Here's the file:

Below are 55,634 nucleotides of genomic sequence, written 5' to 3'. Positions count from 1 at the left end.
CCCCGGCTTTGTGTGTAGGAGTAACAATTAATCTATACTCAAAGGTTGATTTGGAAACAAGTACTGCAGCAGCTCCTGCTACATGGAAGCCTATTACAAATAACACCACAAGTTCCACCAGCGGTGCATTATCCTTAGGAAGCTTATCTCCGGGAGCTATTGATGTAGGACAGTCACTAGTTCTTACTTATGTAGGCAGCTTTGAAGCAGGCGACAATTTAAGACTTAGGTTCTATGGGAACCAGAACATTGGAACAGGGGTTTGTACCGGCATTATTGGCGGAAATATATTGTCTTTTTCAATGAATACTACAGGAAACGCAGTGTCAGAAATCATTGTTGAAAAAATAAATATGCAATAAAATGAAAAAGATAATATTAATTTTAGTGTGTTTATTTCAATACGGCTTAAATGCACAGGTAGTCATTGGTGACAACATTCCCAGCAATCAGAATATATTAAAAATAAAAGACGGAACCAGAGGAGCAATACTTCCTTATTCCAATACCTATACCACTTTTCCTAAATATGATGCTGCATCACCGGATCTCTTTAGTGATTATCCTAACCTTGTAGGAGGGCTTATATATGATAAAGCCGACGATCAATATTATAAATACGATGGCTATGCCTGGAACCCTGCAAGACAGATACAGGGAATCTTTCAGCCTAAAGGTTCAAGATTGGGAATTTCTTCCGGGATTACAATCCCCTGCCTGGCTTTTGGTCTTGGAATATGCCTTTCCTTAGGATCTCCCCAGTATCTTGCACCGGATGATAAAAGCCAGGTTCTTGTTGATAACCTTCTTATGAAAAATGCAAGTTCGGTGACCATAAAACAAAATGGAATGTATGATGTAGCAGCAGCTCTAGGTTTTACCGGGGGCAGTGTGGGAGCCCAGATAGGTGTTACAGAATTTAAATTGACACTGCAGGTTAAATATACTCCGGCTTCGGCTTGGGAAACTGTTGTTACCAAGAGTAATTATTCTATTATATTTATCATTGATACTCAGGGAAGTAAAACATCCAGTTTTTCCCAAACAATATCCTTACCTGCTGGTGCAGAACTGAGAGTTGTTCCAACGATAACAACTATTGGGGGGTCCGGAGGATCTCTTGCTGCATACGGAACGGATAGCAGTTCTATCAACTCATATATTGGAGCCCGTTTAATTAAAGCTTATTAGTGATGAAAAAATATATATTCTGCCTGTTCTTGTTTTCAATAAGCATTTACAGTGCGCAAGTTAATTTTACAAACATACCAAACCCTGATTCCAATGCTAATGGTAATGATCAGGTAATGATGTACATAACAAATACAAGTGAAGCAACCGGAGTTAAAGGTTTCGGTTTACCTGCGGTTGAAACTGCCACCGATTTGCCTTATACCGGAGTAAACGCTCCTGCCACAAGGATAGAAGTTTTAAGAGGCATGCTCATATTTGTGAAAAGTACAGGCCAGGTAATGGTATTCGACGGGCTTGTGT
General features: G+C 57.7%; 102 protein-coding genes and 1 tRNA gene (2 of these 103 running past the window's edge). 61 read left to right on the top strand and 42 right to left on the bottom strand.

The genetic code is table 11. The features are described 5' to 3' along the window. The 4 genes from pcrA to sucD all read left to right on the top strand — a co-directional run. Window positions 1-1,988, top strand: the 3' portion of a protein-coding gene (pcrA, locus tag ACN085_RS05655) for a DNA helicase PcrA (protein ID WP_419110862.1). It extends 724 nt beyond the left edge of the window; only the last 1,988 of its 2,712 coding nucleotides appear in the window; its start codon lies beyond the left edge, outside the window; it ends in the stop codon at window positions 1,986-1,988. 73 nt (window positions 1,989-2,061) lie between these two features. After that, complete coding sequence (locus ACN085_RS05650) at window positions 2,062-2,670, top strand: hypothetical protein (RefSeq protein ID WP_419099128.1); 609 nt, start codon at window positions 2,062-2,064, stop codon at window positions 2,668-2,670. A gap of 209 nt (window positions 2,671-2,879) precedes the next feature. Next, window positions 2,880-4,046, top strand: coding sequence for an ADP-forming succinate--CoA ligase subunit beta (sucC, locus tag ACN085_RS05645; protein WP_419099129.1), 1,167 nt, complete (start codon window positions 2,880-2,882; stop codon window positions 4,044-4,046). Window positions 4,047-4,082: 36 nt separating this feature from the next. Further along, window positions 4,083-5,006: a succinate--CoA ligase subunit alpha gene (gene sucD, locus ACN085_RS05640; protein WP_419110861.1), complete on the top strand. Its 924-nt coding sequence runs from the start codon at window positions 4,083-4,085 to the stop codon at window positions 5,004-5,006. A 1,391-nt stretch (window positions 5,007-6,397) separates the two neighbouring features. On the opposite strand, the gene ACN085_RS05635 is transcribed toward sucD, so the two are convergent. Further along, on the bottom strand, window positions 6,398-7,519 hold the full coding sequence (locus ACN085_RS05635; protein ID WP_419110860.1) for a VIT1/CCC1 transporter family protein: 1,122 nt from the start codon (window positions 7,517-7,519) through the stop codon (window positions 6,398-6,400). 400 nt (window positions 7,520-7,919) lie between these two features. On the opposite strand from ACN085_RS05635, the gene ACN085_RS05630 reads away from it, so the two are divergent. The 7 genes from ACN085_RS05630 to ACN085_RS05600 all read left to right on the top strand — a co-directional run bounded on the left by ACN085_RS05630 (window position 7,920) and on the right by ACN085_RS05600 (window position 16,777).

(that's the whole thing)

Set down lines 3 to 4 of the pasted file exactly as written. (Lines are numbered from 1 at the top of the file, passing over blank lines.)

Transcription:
General features: G+C 57.7%; 102 protein-coding genes and 1 tRNA gene (2 of these 103 running past the window's edge). 61 read left to right on the top strand and 42 right to left on the bottom strand.

The genetic code is table 11. The features are described 5' to 3' along the window. The 4 genes from pcrA to sucD all read left to right on the top strand — a co-directional run. Window positions 1-1,988, top strand: the 3' portion of a protein-coding gene (pcrA, locus tag ACN085_RS05655) for a DNA helicase PcrA (protein ID WP_419110862.1). It extends 724 nt beyond the left edge of the window; only the last 1,988 of its 2,712 coding nucleotides appear in the window; its start codon lies beyond the left edge, outside the window; it ends in the stop codon at window positions 1,986-1,988. 73 nt (window positions 1,989-2,061) lie between these two features. After that, complete coding sequence (locus ACN085_RS05650) at window positions 2,062-2,670, top strand: hypothetical protein (RefSeq protein ID WP_419099128.1); 609 nt, start codon at window positions 2,062-2,064, stop codon at window positions 2,668-2,670. A gap of 209 nt (window positions 2,671-2,879) precedes the next feature. Next, window positions 2,880-4,046, top strand: coding sequence for an ADP-forming succinate--CoA ligase subunit beta (sucC, locus tag ACN085_RS05645; protein WP_419099129.1), 1,167 nt, complete (start codon window positions 2,880-2,882; stop codon window positions 4,044-4,046). Window positions 4,047-4,082: 36 nt separating this feature from the next. Further along, window positions 4,083-5,006: a succinate--CoA ligase subunit alpha gene (gene sucD, locus ACN085_RS05640; protein WP_419110861.1), complete on the top strand. Its 924-nt coding sequence runs from the start codon at window positions 4,083-4,085 to the stop codon at window positions 5,004-5,006. A 1,391-nt stretch (window positions 5,007-6,397) separates the two neighbouring features. On the opposite strand, the gene ACN085_RS05635 is transcribed toward sucD, so the two are convergent. Further along, on the bottom strand, window positions 6,398-7,519 hold the full coding sequence (locus ACN085_RS05635; protein ID WP_419110860.1) for a VIT1/CCC1 transporter family protein: 1,122 nt from the start codon (window positions 7,517-7,519) through the stop codon (window positions 6,398-6,400). 400 nt (window positions 7,520-7,919) lie between these two features. On the opposite strand from ACN085_RS05635, the gene ACN085_RS05630 reads away from it, so the two are divergent. The 7 genes from ACN085_RS05630 to ACN085_RS05600 all read left to right on the top strand — a co-directional run bounded on the left by ACN085_RS05630 (window position 7,920) and on the right by ACN085_RS05600 (window position 16,777).